The Foundation has supported nearly a dozen research projects on the topic of natural disasters. This research primarily responds to pressing operational questions regarding the effectiveness of the prevention and perception of risks. Objective: to improve population resilience in the face of crises.

Humanitarian and social actors are increasingly preoccupied by natural disasters. Climate hazards—floods, cyclones, and storms—are becoming more frequent and more violent. Over the past two decades, there have been twice as many as in the previous two decades[1]. Each year, natural disasters affect nearly 200 million people and cause 67,000 victims. Climate change exacerbates this trend and the risk of future crises.

It is vulnerabilities that make disasters. Climatic, geological or other events, sometimes spectacular, become catastrophes when they encounter the most exposed, fragile or poorly prepared human societies. For many years, NGOs have been striving to carry out information and prevention campaigns to help people to prepare, adopt the right behaviours and better cope with the shock when the event occurs. However, the effectiveness of these campaigns is still insufficient. Messages are delivered and heard, but they are not powerful enough to alter decisions, behaviours, or perceptions.délivrés, entendus, mais ne modifient pas suffisamment les décisions, les comportements, les perceptions.

Researchers in the social sciences are mainly called upon on this specific issue, in particular by the Red Cross’ regional intervention platforms (PIROI and PIRAC) which carry out prevention actions in the overseas territories of the Caribbean and the Indian Ocean. How to fight against harmful prejudices? How to develop a culture of risk? How to keep the memory of disasters alive? How to make prevention messages intelligible, acceptable, and effective? How to strengthen population resilience? These are the very concrete questions addressed by the research carried out by a dozen post-doctoral students accompanied by the Foundation, including Yves Mazabraud, a Doctor of Environmental Sciences, in Guadeloupe, the sociologists Francisca Espinoza in Réunion and Aude Sturma in Mayotte, and the geographers Annabelle Moatty in Saint-Martin and Djiby Sambou in Senegal. Although their objective is primarily to respond to the demands of operational staff by giving them ideas for action, their work also offers a broader perspective on the effectiveness of public policies, the impact of the local context, and even new issues linked to digital technologies. As is often the case, action research and basic research complement each other to help address the causes of vulnerabilities and improve responses to natural disasters.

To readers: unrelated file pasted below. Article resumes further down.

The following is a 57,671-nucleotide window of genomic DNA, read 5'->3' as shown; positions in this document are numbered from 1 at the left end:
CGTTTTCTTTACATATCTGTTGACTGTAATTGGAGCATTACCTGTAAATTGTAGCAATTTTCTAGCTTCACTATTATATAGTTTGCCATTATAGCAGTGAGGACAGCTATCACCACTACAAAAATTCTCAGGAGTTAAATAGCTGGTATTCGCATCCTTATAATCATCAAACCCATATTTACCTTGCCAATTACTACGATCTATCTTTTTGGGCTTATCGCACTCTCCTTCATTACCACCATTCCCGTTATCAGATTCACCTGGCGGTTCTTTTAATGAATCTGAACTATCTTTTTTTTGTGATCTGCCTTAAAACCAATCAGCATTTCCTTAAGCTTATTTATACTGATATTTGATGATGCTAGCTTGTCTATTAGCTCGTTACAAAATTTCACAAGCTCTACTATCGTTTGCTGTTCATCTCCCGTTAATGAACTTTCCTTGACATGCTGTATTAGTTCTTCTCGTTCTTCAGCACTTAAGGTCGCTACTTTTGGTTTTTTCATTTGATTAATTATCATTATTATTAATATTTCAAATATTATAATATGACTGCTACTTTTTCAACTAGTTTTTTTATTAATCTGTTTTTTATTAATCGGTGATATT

[1] Centre for Research on the Epidemiology of Disasters, « Economic Losses, Poverty & Disasters, 1998-2017 », 2018.

Photo above: © IFRC